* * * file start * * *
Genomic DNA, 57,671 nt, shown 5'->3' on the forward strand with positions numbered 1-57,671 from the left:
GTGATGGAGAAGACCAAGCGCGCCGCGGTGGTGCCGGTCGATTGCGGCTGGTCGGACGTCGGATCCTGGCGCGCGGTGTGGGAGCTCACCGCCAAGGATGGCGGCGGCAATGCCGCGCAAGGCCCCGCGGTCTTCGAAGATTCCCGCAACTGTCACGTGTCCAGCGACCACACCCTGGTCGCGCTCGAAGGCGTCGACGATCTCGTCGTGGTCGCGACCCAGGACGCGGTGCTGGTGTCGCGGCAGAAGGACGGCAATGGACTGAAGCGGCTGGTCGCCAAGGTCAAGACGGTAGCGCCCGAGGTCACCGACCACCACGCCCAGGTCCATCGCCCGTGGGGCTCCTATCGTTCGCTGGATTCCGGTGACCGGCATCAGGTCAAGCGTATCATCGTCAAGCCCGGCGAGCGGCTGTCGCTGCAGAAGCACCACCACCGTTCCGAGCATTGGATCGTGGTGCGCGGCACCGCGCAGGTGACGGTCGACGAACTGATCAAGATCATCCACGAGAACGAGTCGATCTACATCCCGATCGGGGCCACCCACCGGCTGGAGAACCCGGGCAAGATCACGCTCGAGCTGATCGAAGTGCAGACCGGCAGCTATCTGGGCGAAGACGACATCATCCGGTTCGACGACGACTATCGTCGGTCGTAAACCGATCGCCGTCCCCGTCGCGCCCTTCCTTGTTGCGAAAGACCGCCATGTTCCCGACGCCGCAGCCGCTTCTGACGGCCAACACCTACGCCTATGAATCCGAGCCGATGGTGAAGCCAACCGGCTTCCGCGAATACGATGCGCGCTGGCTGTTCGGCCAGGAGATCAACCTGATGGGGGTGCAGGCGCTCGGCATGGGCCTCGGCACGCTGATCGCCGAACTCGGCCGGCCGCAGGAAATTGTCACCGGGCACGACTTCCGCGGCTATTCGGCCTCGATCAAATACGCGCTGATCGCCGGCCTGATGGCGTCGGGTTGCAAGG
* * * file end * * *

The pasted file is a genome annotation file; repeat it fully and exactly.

Genomic DNA, 57,671 nt, shown 5'->3' on the forward strand with positions numbered 1-57,671 from the left:
GTGATGGAGAAGACCAAGCGCGCCGCGGTGGTGCCGGTCGATTGCGGCTGGTCGGACGTCGGATCCTGGCGCGCGGTGTGGGAGCTCACCGCCAAGGATGGCGGCGGCAATGCCGCGCAAGGCCCCGCGGTCTTCGAAGATTCCCGCAACTGTCACGTGTCCAGCGACCACACCCTGGTCGCGCTCGAAGGCGTCGACGATCTCGTCGTGGTCGCGACCCAGGACGCGGTGCTGGTGTCGCGGCAGAAGGACGGCAATGGACTGAAGCGGCTGGTCGCCAAGGTCAAGACGGTAGCGCCCGAGGTCACCGACCACCACGCCCAGGTCCATCGCCCGTGGGGCTCCTATCGTTCGCTGGATTCCGGTGACCGGCATCAGGTCAAGCGTATCATCGTCAAGCCCGGCGAGCGGCTGTCGCTGCAGAAGCACCACCACCGTTCCGAGCATTGGATCGTGGTGCGCGGCACCGCGCAGGTGACGGTCGACGAACTGATCAAGATCATCCACGAGAACGAGTCGATCTACATCCCGATCGGGGCCACCCACCGGCTGGAGAACCCGGGCAAGATCACGCTCGAGCTGATCGAAGTGCAGACCGGCAGCTATCTGGGCGAAGACGACATCATCCGGTTCGACGACGACTATCGTCGGTCGTAAACCGATCGCCGTCCCCGTCGCGCCCTTCCTTGTTGCGAAAGACCGCCATGTTCCCGACGCCGCAGCCGCTTCTGACGGCCAACACCTACGCCTATGAATCCGAGCCGATGGTGAAGCCAACCGGCTTCCGCGAATACGATGCGCGCTGGCTGTTCGGCCAGGAGATCAACCTGATGGGGGTGCAGGCGCTCGGCATGGGCCTCGGCACGCTGATCGCCGAACTCGGCCGGCCGCAGGAAATTGTCACCGGGCACGACTTCCGCGGCTATTCGGCCTCGATCAAATACGCGCTGATCGCCGGCCTGATGGCGTCGGGTTGCAAGG